Director of National Intelligence Avril Haines made the “very rare” decision to intervene in a civil case last week brought by a state-owned Saudi holding company Sakab against former Saudi counterterrorism official Saad Aljabri, invoking the well-established but rarely used state secrets privilege to halt classified information from coming out that could cause “exceptionally grave” harm to U.S. national security, with Attorney General Merrick Garland signing off on the privilege. Haines’ decision follows reports the Justice Department would intervene over “expected damage” to national security. To defend himself against Sakab’s fraud claims, Aljabri’s defense team have said examination of “covert counterterrorism operations in partnership” with the U.S. was necessary, though Sakab, supposedly one of the U.S.’s closest intelligence partners, funded by the Kingdom’s Ministry of Finance, said, prior to Haines’ intervention, that Aljabri’s intelligence background and cooperation with the United States have no relevance to Sakab’s fraud claims. Haines supported her intervention with classified declarations detailing why the information could “cause serious, and in some cases exceptionally grave, damage to national security.” “I don’t think that either Avril or Merrick Garland is going to assert the state secrets privilege simply because something is embarrassing,” said Bob Litt, a former general counsel for the Office of Director of National Intelligence, adding, “You can assume that somebody has persuaded them there would be significant damage to our equities if whatever information it is came out.” “The case could be thrown out if the judge determines Aljabri can’t defend himself – or Sakab can’t make their case against him –  without using the alleged sensitive information,” Alex Marquardt reports for CNN.

A key defense attorney in the long-delayed Sept. 11 attacks case is currently quarantining at Guantánamo Bay after being exposed to Covid-19 on a Navy flight to the base on Tuesday. “At issue is whether he would be released from quarantine in time for a closed conference Saturday at Guantánamo’s courtroom between the judge, Air Force Col. Matthew McCall, and case lawyers. Prosecutors are seeking the death-penalty in the five-man case and, by law, Mr. Ruiz must be present to represent Mr. al-Hawsawi,” Carol Rosenberg reports for the New York Times.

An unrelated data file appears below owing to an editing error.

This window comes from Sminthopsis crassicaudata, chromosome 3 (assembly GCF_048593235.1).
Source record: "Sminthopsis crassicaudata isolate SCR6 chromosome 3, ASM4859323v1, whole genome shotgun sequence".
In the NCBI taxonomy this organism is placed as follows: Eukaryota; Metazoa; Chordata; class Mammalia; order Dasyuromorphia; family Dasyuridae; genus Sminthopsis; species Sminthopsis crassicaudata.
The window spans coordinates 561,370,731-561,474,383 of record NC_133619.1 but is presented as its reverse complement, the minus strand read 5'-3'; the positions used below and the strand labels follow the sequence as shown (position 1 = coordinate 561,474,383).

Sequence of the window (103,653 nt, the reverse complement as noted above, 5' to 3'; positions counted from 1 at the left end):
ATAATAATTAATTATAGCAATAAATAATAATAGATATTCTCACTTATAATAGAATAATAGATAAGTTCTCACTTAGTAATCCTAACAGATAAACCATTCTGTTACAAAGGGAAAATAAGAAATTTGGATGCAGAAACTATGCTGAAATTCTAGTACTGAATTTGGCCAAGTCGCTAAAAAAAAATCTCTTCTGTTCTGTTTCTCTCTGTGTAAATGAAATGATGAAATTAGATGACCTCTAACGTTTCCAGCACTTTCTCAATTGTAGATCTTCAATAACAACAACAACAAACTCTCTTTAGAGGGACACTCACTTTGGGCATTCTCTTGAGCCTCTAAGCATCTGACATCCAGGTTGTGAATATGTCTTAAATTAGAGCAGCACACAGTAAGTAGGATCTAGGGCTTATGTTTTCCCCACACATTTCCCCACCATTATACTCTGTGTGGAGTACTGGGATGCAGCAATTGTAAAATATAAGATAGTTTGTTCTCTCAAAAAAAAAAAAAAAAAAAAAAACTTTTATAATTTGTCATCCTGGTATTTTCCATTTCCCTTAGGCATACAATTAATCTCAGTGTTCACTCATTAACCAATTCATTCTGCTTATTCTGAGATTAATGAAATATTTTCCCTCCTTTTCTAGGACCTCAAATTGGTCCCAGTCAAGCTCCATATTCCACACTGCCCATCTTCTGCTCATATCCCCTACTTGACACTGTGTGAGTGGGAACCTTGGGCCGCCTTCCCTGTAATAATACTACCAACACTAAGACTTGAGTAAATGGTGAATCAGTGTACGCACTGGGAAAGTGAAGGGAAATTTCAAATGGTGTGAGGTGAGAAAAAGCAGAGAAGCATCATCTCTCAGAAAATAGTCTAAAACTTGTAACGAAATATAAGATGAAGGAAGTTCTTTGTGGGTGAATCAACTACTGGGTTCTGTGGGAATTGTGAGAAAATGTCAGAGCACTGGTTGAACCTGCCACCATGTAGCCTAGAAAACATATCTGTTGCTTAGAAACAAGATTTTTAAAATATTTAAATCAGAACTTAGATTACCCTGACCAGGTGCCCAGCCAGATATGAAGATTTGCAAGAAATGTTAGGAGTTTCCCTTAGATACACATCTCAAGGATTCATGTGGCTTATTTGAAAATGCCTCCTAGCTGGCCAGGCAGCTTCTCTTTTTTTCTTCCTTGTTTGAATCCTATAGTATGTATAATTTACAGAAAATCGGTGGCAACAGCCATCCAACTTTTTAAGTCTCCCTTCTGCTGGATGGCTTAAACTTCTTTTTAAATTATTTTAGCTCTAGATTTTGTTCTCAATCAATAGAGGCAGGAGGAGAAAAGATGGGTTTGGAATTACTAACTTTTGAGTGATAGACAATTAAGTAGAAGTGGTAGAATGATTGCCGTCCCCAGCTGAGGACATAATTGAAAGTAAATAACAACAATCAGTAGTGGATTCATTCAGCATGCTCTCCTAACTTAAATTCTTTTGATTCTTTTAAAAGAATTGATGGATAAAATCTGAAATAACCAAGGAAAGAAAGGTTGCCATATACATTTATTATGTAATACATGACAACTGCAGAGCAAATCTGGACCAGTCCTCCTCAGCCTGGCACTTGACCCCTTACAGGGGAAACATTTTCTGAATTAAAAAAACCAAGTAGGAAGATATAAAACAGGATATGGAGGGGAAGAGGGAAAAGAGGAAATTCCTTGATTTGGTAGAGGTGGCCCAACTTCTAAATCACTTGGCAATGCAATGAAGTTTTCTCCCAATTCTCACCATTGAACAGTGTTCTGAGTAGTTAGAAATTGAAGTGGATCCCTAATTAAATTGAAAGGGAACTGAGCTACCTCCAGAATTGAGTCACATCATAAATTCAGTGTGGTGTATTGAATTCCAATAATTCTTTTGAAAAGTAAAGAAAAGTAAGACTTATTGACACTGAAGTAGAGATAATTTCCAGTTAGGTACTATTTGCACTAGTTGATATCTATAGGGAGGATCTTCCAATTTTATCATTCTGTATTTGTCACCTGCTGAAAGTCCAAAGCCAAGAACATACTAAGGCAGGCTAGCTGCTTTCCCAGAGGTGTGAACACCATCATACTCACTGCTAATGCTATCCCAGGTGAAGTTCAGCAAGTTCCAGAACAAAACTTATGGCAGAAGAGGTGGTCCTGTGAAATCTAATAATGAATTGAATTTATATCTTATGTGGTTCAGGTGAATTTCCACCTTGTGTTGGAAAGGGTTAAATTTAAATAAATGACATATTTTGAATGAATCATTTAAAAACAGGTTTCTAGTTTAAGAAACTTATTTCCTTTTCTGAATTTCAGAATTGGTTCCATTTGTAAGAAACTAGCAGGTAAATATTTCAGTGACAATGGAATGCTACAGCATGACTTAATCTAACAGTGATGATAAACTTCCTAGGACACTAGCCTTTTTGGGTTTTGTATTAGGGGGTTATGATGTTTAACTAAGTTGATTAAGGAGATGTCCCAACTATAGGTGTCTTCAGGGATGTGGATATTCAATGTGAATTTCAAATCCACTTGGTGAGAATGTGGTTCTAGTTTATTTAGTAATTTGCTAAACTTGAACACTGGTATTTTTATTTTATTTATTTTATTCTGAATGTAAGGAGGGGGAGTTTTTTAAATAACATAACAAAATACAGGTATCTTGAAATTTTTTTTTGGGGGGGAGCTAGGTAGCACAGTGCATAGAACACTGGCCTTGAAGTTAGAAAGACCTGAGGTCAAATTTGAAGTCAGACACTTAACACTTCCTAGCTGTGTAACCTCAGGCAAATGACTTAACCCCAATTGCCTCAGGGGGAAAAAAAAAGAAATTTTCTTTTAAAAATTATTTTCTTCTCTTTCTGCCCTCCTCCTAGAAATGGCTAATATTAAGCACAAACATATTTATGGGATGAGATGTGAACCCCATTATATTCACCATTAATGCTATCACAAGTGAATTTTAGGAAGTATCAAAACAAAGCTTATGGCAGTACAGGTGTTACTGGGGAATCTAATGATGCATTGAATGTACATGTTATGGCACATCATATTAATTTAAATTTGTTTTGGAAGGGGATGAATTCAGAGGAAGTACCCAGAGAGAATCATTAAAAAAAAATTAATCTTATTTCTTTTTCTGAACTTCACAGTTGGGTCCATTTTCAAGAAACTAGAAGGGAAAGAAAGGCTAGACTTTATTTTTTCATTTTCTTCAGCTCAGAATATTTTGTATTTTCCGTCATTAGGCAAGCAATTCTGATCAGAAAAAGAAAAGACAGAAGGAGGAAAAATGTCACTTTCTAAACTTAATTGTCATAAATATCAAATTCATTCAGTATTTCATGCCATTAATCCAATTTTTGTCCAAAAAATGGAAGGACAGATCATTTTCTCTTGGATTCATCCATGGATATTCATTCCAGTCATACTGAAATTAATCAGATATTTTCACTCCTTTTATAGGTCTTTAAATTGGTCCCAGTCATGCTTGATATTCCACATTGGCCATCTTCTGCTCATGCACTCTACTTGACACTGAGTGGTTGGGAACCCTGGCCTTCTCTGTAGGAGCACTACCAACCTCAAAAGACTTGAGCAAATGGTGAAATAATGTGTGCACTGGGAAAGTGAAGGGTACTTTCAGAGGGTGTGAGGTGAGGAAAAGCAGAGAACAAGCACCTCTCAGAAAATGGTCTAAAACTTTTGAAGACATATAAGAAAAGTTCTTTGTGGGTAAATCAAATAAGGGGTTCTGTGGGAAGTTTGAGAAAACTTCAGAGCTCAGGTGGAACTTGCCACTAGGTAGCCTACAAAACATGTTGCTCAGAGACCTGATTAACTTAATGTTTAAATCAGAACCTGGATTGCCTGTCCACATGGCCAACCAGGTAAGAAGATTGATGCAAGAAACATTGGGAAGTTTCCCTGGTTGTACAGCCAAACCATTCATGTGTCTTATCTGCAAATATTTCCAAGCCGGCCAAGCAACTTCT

British born former Islamic State (IS) member Alexanda Kotey, accused of belonging to an IS cell called “The Beatles,” has pleaded guilty in a U.S. court to charges of kidnap and murder of American journalists James Foley and Steven Sotloff, and American aid worker Peter Kassig and Kayla Mueller, the first IS member to be convicted on U.S. soil and now facing a mandatory life sentence. Kotey and fellow “Beatle” El Shafee Elsheikh initially pleaded not guilty at a hearing last October. “In exchange for his admission of guilt, prosecutors agreed that after Kotey serves 15 years in a U.S. prison, he may seek to serve the rest of his sentence in the United Kingdom, where he was born. If that happens, Kotey also agreed he would plead guilty in a United Kingdom prosecution and face a life sentence there, and be returned to the United States if released by the U.K.,” Rachel Weiner and Tom Jackman report for the Washington Post.

Families of the 9/11 victims filed a complaint Wednesday with the Justice Department’s Office of Inspector General (OIG) asking for an investigation into whether the FBI properly handled evidence of possible ties between Saudi Arabia and the 2001 attacks. “The Inspector General should examine whether one or more FBI officials committed willful misconduct with intent to destroy or secrete evidence to avoid its disclosure,” the complaint continues. “Given the importance of the missing evidence at issue to the 9/11 investigation, as well as the repeated mishandling by the FBI of that evidence, an innocent explanation is not believable.” Caroline Vakil reports for The Hill.